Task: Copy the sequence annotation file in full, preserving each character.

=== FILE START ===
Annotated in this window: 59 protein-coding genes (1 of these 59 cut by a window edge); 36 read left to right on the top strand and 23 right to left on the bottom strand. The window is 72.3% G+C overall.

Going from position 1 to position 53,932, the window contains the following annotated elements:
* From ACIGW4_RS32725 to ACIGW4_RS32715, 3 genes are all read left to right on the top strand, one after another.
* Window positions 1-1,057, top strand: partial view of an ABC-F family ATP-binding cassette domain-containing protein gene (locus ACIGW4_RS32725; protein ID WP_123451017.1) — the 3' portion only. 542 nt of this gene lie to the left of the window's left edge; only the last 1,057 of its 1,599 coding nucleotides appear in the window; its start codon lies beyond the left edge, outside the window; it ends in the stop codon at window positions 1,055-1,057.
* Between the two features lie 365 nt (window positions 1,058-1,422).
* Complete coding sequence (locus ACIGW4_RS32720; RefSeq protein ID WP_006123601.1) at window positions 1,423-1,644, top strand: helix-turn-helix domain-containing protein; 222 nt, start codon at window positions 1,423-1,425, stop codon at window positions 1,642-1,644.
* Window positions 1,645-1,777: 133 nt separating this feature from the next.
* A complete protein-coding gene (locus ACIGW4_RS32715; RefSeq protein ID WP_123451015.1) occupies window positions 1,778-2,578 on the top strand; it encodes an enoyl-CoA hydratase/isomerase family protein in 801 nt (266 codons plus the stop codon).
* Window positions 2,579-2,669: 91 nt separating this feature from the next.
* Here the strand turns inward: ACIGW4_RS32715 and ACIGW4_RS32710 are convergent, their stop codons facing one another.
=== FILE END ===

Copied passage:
Annotated in this window: 59 protein-coding genes (1 of these 59 cut by a window edge); 36 read left to right on the top strand and 23 right to left on the bottom strand. The window is 72.3% G+C overall.

Going from position 1 to position 53,932, the window contains the following annotated elements:
* From ACIGW4_RS32725 to ACIGW4_RS32715, 3 genes are all read left to right on the top strand, one after another.
* Window positions 1-1,057, top strand: partial view of an ABC-F family ATP-binding cassette domain-containing protein gene (locus ACIGW4_RS32725; protein ID WP_123451017.1) — the 3' portion only. 542 nt of this gene lie to the left of the window's left edge; only the last 1,057 of its 1,599 coding nucleotides appear in the window; its start codon lies beyond the left edge, outside the window; it ends in the stop codon at window positions 1,055-1,057.
* Between the two features lie 365 nt (window positions 1,058-1,422).
* Complete coding sequence (locus ACIGW4_RS32720; RefSeq protein ID WP_006123601.1) at window positions 1,423-1,644, top strand: helix-turn-helix domain-containing protein; 222 nt, start codon at window positions 1,423-1,425, stop codon at window positions 1,642-1,644.
* Window positions 1,645-1,777: 133 nt separating this feature from the next.
* A complete protein-coding gene (locus ACIGW4_RS32715; RefSeq protein ID WP_123451015.1) occupies window positions 1,778-2,578 on the top strand; it encodes an enoyl-CoA hydratase/isomerase family protein in 801 nt (266 codons plus the stop codon).
* Window positions 2,579-2,669: 91 nt separating this feature from the next.
* Here the strand turns inward: ACIGW4_RS32715 and ACIGW4_RS32710 are convergent, their stop codons facing one another.